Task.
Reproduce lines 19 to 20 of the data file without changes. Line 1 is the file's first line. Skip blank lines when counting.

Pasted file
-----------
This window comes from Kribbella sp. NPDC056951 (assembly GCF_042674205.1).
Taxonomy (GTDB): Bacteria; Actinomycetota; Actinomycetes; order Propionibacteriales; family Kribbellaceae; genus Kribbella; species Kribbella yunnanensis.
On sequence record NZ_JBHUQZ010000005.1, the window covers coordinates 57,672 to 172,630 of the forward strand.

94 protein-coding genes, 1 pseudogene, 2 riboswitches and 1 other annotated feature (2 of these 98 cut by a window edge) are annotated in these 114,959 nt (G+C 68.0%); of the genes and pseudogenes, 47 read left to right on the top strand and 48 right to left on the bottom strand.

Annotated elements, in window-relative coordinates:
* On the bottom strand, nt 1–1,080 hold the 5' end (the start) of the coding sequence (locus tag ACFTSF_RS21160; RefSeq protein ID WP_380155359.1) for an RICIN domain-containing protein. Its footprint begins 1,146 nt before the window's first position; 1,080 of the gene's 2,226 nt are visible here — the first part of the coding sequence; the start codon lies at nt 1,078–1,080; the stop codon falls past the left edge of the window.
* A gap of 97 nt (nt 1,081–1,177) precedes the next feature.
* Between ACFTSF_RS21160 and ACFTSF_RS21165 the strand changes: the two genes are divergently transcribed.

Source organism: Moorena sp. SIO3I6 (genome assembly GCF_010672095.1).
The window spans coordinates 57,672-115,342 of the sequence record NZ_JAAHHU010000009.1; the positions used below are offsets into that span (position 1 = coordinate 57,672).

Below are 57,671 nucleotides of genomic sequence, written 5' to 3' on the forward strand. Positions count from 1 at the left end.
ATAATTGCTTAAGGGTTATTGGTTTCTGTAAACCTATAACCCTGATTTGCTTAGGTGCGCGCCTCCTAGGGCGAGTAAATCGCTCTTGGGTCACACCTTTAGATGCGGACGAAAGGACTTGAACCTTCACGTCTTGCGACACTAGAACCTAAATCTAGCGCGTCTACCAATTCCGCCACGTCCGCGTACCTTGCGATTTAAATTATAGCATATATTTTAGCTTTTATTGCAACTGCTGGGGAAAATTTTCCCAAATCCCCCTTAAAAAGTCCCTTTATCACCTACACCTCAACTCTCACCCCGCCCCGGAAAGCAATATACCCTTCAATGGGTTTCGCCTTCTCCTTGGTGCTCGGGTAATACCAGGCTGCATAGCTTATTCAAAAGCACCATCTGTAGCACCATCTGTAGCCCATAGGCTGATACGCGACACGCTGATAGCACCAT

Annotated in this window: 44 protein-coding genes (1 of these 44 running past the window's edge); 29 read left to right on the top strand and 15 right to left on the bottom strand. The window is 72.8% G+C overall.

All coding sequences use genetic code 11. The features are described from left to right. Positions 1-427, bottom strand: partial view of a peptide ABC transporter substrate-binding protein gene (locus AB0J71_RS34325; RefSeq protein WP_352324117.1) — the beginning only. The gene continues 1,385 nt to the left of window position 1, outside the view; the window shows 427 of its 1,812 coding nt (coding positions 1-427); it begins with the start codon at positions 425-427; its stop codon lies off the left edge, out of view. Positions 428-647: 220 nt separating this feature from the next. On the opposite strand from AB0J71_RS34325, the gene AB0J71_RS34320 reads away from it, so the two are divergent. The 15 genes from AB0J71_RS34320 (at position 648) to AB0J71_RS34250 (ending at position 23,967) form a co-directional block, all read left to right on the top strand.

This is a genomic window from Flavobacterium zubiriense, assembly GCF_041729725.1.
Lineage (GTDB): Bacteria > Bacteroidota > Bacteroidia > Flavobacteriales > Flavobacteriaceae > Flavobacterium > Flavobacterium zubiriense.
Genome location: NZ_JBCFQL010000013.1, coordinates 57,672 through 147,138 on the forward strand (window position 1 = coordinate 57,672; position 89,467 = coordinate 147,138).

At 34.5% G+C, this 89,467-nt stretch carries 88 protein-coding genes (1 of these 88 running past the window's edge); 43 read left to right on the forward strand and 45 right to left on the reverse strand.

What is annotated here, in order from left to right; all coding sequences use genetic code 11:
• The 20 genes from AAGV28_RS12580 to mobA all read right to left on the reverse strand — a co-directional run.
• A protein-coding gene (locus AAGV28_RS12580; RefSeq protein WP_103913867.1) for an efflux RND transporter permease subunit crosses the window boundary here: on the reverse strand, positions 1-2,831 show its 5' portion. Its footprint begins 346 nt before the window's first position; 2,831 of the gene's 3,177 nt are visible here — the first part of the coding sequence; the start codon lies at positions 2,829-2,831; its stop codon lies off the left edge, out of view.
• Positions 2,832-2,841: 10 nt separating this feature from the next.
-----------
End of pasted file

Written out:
What is annotated here, in order from left to right; all coding sequences use genetic code 11:
• The 20 genes from AAGV28_RS12580 to mobA all read right to left on the reverse strand — a co-directional run.